After a final Quebec stop, Michael Ignatieff headed for Southern Ontario on Friday in a bid to change the score in a game that's almost over.
The Liberal Leader is offering a spirited defence of his campaign, even though polls show his party has declined to what Liberals can only hope is rock bottom – the support of about one voter in five.
But Mr. Ignatieff said he believes voters will rally to the Liberals to prevent Stephen Harper from winning yet another election.
"Everyone is calling the hockey game in the middle of the third period," he told reporters. "That's weird. When I watch hockey games, I wait until the final whistle. I wait until the final siren. And the final siren hasn't sounded."
No one can predict for sure how the rise of the NDP – whose platform Mr. Ignatieff derided as "a trip to Fantasy Island" – will translate into seats on Monday. If the Liberals are lucky, Jack Layton's new-found popularity in Quebec could drain away Bloc Québécois votes, preserving Liberal-held seats and even permitting a gain or two in ridings such as Ahuntsic in Montreal.
But rising New Democrat fortunes in Ontario could be fatal for the party, forcing down its vote and allowing the Conservatives to capture precious seats in the Liberals' last stronghold of Greater Toronto.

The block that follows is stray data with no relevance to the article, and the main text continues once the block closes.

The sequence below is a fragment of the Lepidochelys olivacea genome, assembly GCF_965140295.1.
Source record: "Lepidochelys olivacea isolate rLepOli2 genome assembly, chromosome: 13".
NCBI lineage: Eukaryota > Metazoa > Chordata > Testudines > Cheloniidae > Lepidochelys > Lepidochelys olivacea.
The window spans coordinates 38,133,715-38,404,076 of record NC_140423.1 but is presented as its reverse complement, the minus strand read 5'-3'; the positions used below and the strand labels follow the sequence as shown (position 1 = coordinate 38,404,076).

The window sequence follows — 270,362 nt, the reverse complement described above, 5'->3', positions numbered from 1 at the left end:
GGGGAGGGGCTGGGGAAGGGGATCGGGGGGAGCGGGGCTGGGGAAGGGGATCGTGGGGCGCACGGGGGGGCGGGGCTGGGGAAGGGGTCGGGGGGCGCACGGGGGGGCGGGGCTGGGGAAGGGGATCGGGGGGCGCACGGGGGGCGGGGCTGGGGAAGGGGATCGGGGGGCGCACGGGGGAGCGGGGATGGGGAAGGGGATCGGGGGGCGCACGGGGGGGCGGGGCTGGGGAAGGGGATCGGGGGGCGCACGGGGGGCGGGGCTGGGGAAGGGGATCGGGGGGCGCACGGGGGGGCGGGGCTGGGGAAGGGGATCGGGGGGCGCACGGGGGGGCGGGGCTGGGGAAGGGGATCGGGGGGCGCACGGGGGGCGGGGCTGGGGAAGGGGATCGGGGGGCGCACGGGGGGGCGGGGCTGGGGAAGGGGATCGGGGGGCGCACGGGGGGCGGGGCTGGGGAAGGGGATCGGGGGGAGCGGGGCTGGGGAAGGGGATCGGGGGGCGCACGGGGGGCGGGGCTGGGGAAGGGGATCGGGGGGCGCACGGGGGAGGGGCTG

And it makes hopes of Liberal gains in places such as London and Kitchener-Waterloo, where Mr. Ignatieff scheduled events for Friday afternoon and evening, that much more challenging.
Some armchair strategists believe Mr. Ignatieff should change his campaign strategy in these final days, focusing on ridings that the Liberals have a chance of preserving rather than continuing to venture into opposition-held territory. But the Liberal Leader is not for turning.
An alternative strategy could involve urging voters who want to prevent another Harper government to vote strategically for whichever candidate has the best shot at defeating the Conservatives in each riding.
But Mr. Ignatieff continues to campaign for a win, based on platform that offers help to students, parents and caregivers while continuing to lower the deficit.
"I'm not going to change my tune now," he maintained. "I think this is the right thing to say. Canadians want a clear choice."
They have a weekend to decide whether to change their mind in the millions and vote Liberal.